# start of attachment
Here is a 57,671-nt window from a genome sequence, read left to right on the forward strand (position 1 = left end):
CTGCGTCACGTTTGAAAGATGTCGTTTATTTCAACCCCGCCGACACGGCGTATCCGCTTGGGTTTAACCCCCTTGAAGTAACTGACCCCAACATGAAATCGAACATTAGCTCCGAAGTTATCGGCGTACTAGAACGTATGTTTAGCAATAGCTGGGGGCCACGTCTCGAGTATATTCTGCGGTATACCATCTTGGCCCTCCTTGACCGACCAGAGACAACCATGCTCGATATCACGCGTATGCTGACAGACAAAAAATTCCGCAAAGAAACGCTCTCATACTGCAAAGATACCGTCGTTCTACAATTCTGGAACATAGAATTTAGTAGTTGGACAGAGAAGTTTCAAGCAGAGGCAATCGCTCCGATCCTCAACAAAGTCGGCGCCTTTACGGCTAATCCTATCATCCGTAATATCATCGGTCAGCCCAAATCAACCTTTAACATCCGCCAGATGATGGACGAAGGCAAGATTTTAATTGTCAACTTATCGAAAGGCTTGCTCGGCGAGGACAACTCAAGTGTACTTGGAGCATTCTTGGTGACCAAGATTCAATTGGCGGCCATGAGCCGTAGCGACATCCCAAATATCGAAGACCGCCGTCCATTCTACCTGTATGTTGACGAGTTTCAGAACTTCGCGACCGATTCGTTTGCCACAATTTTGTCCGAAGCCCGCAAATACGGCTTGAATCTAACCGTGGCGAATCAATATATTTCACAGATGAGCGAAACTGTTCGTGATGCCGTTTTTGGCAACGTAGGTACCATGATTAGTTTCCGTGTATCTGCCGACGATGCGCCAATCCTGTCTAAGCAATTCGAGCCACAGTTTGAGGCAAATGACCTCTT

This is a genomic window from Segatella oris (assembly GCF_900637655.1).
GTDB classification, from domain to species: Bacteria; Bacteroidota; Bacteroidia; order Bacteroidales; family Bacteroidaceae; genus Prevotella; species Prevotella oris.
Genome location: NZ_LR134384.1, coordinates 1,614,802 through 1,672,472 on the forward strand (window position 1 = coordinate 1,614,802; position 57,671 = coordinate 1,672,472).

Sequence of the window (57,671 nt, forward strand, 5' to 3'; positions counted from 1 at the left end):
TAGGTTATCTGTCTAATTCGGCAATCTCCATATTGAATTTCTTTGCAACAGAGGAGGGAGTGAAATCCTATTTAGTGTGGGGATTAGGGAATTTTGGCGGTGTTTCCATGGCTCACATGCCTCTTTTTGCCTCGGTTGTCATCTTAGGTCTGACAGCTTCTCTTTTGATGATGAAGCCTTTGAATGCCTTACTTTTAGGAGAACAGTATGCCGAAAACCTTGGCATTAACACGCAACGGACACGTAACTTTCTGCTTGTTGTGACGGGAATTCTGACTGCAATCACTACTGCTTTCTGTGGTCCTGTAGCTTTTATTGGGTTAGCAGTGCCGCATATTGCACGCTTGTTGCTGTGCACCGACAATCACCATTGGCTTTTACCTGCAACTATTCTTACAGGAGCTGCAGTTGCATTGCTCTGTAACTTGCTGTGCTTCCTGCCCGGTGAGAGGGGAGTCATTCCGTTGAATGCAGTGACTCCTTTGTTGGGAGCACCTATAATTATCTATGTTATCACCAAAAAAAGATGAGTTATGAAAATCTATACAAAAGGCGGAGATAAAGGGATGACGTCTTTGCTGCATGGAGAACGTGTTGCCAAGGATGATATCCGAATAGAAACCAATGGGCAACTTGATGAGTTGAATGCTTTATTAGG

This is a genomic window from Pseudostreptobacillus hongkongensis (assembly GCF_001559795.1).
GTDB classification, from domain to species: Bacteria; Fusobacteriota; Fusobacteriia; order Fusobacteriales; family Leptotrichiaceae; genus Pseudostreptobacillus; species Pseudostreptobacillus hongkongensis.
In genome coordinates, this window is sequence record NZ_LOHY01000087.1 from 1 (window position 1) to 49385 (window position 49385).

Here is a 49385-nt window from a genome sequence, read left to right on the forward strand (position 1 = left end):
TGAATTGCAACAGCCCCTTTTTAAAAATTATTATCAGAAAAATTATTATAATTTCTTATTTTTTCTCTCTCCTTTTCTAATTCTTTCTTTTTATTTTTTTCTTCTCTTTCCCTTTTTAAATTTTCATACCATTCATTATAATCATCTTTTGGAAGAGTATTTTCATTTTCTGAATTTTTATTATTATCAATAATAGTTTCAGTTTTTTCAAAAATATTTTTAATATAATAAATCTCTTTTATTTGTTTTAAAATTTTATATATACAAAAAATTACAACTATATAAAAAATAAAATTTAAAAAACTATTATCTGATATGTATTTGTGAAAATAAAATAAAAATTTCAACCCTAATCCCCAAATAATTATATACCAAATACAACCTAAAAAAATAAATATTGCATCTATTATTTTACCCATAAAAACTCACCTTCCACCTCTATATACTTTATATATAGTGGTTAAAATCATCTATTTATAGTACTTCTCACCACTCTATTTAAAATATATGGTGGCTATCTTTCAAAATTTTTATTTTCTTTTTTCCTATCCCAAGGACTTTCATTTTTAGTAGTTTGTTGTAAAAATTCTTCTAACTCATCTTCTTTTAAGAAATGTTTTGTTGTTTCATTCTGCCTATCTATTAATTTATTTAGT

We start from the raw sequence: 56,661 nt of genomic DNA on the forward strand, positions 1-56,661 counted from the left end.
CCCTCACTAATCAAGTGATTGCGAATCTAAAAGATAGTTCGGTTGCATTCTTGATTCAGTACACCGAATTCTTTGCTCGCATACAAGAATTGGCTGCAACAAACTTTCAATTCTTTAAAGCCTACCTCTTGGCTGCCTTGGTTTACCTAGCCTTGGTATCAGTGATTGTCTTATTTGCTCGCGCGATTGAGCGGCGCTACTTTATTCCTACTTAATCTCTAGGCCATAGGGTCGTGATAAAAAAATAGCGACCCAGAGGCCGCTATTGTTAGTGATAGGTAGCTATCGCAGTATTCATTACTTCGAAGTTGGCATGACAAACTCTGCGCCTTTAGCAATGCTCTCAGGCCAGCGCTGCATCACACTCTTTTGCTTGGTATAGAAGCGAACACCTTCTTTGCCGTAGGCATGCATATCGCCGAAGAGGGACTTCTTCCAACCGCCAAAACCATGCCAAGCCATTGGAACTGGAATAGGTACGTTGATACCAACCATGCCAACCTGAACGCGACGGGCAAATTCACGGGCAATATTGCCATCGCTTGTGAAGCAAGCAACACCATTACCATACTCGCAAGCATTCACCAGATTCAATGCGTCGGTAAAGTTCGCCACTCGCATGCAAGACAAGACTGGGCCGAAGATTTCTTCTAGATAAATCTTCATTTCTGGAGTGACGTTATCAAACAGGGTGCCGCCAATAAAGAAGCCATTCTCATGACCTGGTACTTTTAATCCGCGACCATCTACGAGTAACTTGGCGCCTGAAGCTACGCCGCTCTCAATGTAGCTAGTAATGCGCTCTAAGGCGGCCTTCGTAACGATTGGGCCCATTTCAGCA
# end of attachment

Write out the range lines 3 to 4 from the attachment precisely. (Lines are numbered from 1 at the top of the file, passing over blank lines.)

This is a genomic window from Segatella oris (assembly GCF_900637655.1).
GTDB classification, from domain to species: Bacteria; Bacteroidota; Bacteroidia; order Bacteroidales; family Bacteroidaceae; genus Prevotella; species Prevotella oris.